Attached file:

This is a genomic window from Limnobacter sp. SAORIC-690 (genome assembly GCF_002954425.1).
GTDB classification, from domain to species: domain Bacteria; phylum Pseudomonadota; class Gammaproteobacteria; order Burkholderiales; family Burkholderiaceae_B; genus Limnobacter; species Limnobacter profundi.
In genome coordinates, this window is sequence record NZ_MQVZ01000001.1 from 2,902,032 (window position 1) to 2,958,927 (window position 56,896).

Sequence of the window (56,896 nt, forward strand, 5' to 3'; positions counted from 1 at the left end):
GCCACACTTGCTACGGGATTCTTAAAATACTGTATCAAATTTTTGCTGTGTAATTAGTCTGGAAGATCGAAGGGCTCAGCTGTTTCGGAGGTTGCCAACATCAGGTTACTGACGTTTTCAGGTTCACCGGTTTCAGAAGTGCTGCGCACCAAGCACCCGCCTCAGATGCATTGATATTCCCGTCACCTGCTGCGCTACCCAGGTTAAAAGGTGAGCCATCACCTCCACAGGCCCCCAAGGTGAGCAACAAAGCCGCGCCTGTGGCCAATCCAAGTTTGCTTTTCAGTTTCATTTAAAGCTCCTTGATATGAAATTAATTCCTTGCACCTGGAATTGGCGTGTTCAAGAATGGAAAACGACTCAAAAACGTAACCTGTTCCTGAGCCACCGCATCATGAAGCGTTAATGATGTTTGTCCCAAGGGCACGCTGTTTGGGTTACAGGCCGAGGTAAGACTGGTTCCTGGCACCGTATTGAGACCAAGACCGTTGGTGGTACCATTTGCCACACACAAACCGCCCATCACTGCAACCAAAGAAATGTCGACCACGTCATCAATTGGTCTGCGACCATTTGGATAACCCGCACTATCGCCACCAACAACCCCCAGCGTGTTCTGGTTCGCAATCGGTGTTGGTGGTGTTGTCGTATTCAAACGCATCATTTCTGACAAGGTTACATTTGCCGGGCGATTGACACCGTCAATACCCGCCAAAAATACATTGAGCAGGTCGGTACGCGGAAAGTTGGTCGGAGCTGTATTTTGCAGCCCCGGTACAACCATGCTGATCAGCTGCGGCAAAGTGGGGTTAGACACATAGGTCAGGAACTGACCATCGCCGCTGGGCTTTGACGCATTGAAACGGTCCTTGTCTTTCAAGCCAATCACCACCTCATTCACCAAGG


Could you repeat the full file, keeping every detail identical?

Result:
This is a genomic window from Limnobacter sp. SAORIC-690 (genome assembly GCF_002954425.1).
GTDB classification, from domain to species: domain Bacteria; phylum Pseudomonadota; class Gammaproteobacteria; order Burkholderiales; family Burkholderiaceae_B; genus Limnobacter; species Limnobacter profundi.
In genome coordinates, this window is sequence record NZ_MQVZ01000001.1 from 2,902,032 (window position 1) to 2,958,927 (window position 56,896).

Sequence of the window (56,896 nt, forward strand, 5' to 3'; positions counted from 1 at the left end):
GCCACACTTGCTACGGGATTCTTAAAATACTGTATCAAATTTTTGCTGTGTAATTAGTCTGGAAGATCGAAGGGCTCAGCTGTTTCGGAGGTTGCCAACATCAGGTTACTGACGTTTTCAGGTTCACCGGTTTCAGAAGTGCTGCGCACCAAGCACCCGCCTCAGATGCATTGATATTCCCGTCACCTGCTGCGCTACCCAGGTTAAAAGGTGAGCCATCACCTCCACAGGCCCCCAAGGTGAGCAACAAAGCCGCGCCTGTGGCCAATCCAAGTTTGCTTTTCAGTTTCATTTAAAGCTCCTTGATATGAAATTAATTCCTTGCACCTGGAATTGGCGTGTTCAAGAATGGAAAACGACTCAAAAACGTAACCTGTTCCTGAGCCACCGCATCATGAAGCGTTAATGATGTTTGTCCCAAGGGCACGCTGTTTGGGTTACAGGCCGAGGTAAGACTGGTTCCTGGCACCGTATTGAGACCAAGACCGTTGGTGGTACCATTTGCCACACACAAACCGCCCATCACTGCAACCAAAGAAATGTCGACCACGTCATCAATTGGTCTGCGACCATTTGGATAACCCGCACTATCGCCACCAACAACCCCCAGCGTGTTCTGGTTCGCAATCGGTGTTGGTGGTGTTGTCGTATTCAAACGCATCATTTCTGACAAGGTTACATTTGCCGGGCGATTGACACCGTCAATACCCGCCAAAAATACATTGAGCAGGTCGGTACGCGGAAAGTTGGTCGGAGCTGTATTTTGCAGCCCCGGTACAACCATGCTGATCAGCTGCGGCAAAGTGGGGTTAGACACATAGGTCAGGAACTGACCATCGCCGCTGGGCTTTGACGCATTGAAACGGTCCTTGTCTTTCAAGCCAATCACCACCTCATTCACCAAGG